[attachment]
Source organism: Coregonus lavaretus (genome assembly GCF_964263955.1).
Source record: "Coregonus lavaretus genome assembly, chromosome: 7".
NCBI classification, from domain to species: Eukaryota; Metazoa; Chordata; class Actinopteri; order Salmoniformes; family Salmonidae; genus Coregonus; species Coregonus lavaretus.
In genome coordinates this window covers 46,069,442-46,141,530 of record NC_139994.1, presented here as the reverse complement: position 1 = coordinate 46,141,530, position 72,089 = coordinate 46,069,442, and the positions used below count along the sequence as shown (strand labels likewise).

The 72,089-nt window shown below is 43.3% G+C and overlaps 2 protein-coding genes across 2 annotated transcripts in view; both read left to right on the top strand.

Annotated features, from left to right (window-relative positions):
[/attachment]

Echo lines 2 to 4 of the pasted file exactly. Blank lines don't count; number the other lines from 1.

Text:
Source record: "Coregonus lavaretus genome assembly, chromosome: 7".
NCBI classification, from domain to species: Eukaryota; Metazoa; Chordata; class Actinopteri; order Salmoniformes; family Salmonidae; genus Coregonus; species Coregonus lavaretus.
In genome coordinates this window covers 46,069,442-46,141,530 of record NC_139994.1, presented here as the reverse complement: position 1 = coordinate 46,141,530, position 72,089 = coordinate 46,069,442, and the positions used below count along the sequence as shown (strand labels likewise).